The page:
Nick Haydon The Hockey Writers
Avalanche’s Offense the Best in the Central Division
The Colorado Avalanche boast one of the most explosive offenses in the NHL. Led by two of the most dynamic forwards, Nathan MacKinnon and Mikko Rantanen, the Avalanche have taken steps to bolster their frontend to complement the deadly duo. The Avalanche have certainly seemed to find their stride, sitting only two points behind the St. Louis Blues who lead the Central Division. Depending on how the standings shake out, the Avalanche could face one of a number of opponents in the first round of the Stanley Cup Playoffs. However, there are two teams that – barring a catastrophic collapse – the Avalanche could face in the postseason, and it is worthwhile to see how their offense stacks up against the best in the Central Division.
St. Louis Blues
The reigning Stanley Cup champions have not slowed down this season. They currently sit atop the Western Conference and Central Division. The Avalanche, though, are not far behind. With one game in hand, the Avalanche are one point behind the Blues for first place. The Blues are riding an eight-game winning streak, and the Avalanche’s seven-game winning streak ended against the Anaheim Ducks on Wednesday. It is unlikely these teams will meet in the first round. But a showdown later in the playoffs seems destined, especially when considering a closer look at each team’s numbers.
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In four meetings this season, the Avalanche are 2-2 against the Blues. Both teams have won their two home games in the season series, indicating that home-ice advantage could be a factor in the postseason. With 225 goals in 66 games, the Avalanche maintain an edge over the Blues with 214 in 67. The Avalanche also have a positive goals for/goals against differential of 49; the Blues are plus-32. The broader statistics demonstrate how comparable the Avalanche and Blues are offensively.
The Avalanche have two players with over 20 goals; the Blues have three. Both the Avalanche and the Blues have ten forwards with at least ten goals. The Avalanche have 16 players with at least 20 points, and the Blues have 12. The similarities are remarkable. What the Blues do not have is a forward as dominant as Nathan MacKinnon, who has 88 points in 66 games. David Perron leads the Blues with 60 points in 66 games.
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Overall, the Avalanche may have an advantage with the explosiveness of MacKinnon and a slightly deeper offense. However, the Blues are a notoriously difficult team to play, just ask the Boston Bruins. Given that it is likely either the Avalanche or the Blues will finish in first place, should they meet in the postseason, it would be in the second or third round. A Western Conference matchup between these two teams could easily go seven games, and goaltending or defense could determine the winner.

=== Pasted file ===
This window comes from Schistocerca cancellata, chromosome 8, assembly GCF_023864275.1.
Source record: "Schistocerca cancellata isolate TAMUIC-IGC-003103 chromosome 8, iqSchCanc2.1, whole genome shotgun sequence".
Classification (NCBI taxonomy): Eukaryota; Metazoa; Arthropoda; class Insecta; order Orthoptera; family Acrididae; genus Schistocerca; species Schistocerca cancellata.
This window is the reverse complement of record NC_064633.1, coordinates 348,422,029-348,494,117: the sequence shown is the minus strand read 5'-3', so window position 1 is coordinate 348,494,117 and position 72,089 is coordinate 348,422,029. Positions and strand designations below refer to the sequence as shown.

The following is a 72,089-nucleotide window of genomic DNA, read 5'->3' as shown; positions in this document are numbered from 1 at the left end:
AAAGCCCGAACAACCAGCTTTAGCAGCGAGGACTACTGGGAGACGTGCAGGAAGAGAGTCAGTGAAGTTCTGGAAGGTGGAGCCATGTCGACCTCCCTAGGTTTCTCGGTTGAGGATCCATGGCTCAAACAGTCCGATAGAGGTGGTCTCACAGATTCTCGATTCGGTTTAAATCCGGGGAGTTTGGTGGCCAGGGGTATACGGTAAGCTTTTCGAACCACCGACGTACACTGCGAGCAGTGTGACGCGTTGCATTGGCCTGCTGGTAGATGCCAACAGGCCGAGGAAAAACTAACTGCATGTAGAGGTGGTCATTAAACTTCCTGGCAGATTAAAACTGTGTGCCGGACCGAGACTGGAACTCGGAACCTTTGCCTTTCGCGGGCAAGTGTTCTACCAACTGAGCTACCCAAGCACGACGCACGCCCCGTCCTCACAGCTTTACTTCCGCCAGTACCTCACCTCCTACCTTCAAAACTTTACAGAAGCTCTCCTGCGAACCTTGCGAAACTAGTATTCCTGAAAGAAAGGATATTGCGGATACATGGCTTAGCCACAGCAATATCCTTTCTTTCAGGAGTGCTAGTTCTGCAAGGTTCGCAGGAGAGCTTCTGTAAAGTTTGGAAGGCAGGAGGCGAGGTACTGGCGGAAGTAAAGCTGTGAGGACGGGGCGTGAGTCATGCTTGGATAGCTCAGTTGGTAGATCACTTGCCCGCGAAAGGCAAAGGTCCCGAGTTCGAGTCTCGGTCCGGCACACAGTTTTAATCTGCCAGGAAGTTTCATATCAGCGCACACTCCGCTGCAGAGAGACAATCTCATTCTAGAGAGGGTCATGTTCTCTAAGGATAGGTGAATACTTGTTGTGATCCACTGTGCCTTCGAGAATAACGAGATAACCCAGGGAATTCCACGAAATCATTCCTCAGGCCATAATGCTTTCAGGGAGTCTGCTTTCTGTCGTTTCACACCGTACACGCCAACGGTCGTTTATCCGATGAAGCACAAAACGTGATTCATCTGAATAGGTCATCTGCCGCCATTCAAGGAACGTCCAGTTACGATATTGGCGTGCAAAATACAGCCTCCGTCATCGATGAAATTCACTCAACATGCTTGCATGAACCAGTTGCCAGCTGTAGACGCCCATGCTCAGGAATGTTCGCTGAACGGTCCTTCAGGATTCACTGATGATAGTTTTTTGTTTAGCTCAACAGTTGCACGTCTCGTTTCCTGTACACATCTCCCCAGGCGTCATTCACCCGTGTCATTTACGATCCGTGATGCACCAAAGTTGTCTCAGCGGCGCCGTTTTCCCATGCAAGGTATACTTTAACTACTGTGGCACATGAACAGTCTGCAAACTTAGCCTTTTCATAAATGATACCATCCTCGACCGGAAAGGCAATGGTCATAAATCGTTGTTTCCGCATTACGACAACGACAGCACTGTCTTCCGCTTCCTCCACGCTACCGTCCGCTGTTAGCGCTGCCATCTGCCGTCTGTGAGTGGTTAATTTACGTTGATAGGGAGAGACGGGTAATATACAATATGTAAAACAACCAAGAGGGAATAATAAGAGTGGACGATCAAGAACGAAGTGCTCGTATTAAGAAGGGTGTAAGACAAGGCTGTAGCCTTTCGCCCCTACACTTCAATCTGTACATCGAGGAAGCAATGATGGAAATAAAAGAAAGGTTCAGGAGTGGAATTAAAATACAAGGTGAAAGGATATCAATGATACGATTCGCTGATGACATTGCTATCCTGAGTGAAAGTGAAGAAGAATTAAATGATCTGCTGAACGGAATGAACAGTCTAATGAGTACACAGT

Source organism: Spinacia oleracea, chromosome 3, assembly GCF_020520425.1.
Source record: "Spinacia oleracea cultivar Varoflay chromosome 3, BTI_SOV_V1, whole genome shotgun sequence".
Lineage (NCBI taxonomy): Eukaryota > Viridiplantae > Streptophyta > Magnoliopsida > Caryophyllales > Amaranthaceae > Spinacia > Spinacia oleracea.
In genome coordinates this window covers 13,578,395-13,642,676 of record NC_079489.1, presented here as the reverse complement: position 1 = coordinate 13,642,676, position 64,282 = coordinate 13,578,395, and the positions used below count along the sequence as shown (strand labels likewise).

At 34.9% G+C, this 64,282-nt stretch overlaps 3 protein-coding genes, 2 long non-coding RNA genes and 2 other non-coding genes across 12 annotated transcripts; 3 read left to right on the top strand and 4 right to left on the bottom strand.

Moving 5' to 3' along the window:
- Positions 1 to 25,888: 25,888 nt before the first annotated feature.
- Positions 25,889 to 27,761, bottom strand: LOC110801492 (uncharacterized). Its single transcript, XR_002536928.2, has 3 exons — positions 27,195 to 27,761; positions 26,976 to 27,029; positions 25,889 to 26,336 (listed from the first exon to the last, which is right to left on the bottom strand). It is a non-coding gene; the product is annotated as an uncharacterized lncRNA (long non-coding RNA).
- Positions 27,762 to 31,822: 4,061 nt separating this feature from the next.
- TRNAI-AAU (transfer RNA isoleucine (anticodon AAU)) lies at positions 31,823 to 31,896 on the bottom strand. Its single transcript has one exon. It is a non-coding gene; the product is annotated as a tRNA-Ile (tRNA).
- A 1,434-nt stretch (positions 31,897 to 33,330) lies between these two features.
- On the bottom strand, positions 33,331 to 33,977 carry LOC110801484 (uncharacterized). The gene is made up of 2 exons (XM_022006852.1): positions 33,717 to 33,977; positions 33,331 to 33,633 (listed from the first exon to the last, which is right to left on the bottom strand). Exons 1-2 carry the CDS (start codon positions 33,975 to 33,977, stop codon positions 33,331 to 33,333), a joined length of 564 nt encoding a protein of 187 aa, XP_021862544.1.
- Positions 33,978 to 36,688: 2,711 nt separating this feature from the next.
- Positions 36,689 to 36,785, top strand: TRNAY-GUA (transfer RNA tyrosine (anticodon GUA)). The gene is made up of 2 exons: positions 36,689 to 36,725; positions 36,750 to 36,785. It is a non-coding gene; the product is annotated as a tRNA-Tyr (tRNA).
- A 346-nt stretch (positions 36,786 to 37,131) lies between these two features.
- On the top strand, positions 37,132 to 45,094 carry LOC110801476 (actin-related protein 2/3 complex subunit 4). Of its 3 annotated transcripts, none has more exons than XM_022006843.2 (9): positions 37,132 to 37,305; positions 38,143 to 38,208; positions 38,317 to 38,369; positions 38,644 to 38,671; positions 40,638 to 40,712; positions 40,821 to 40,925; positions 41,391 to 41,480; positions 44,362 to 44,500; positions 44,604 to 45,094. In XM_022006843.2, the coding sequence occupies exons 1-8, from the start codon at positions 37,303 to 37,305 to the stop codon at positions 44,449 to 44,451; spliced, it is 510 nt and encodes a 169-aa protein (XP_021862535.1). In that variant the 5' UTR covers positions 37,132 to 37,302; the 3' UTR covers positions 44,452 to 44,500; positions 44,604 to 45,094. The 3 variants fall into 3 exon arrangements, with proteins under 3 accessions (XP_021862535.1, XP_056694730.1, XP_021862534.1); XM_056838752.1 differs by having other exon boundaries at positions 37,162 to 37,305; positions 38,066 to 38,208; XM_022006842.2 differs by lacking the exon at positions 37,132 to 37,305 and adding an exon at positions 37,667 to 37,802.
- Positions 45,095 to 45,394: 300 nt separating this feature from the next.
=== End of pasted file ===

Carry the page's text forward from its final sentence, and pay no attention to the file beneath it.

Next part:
The Avalanche currently hold a six-point lead over the Dallas Stars. In many aspects, the Avalanche appear to have the offensive advantage. Like the Blues, the Stars do not have a player even close to MacKinnon’s point total. Tyler Seguin leads the Stars with 50 points in 66 games. Furthermore, the Avalanche are third in the league with 3.4 goals per game. The Stars are tied for 23rd with 2.7.
Interestingly, the Avalanche have struggled this season against the Stars. At 0-2-2, they have yet to secure a win against and have only secured two of eight possible points. While the Stars may struggle offensively, they have many other important pieces, including strong goaltending from Ben Bishop and a talented defensive core led by John Klingberg and Miro Heiskanen. This potent combination has shut down the Avalanche during the heated division series, allowing only six goals in four meetings.
In addition to superstar defensemen, the Stars also have depth and youth on the front end. They have 13 players with over 20 points, and 23-year-old Roope Hintz has taken a massive step forward this year with 18 goals. The additions of Joe Pavelski and Corey Perry provide a strong veteran presence to complement captain Jamie Benn’s leadership. The Stars may have struggled offensively, but they are by no means an easy team to beat.
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Unfortunately, the Avalanche do not play the Stars again this season. The Avalanche will have to exorcise any demons against the Stars come playoffs. With the Avalanche and Stars in second and third place respectively in the Central Division, they would meet in the first round if the playoffs started tomorrow. The Avalanche may have more offensive firepower than the Stars but that has not been enough to defeat the Stars during the regular season, and it will not be enough during the playoffs.
The Avalanche’s Playoff Hopes
With roughly 15 games remaining in the regular season, there are numerous scenarios that could materialize before the start of playoffs. Two points separate the Arizona Coyotes from the Winnipeg Jets, who occupy the second wild-card spot in the Western Conference. Three points separate the Jets from the Calgary Flames who hold third place in the Pacific Division. The Avalanche will most likely finish at the top or near the top of Central Division, so their first-round opponent could be any of these teams.
Given the success of the Blues and the Stars, it seems almost certain that the Avalanche will face at least one of them after the postseason begins in April. The Avalanche have incredibly offensive talent that can contend with and succeed against each team. Of course, there is more to playoff success than scoring ability. Nevertheless, the Avalanche’s raw offensive skill positions them to thrive against the Central Division’s best.
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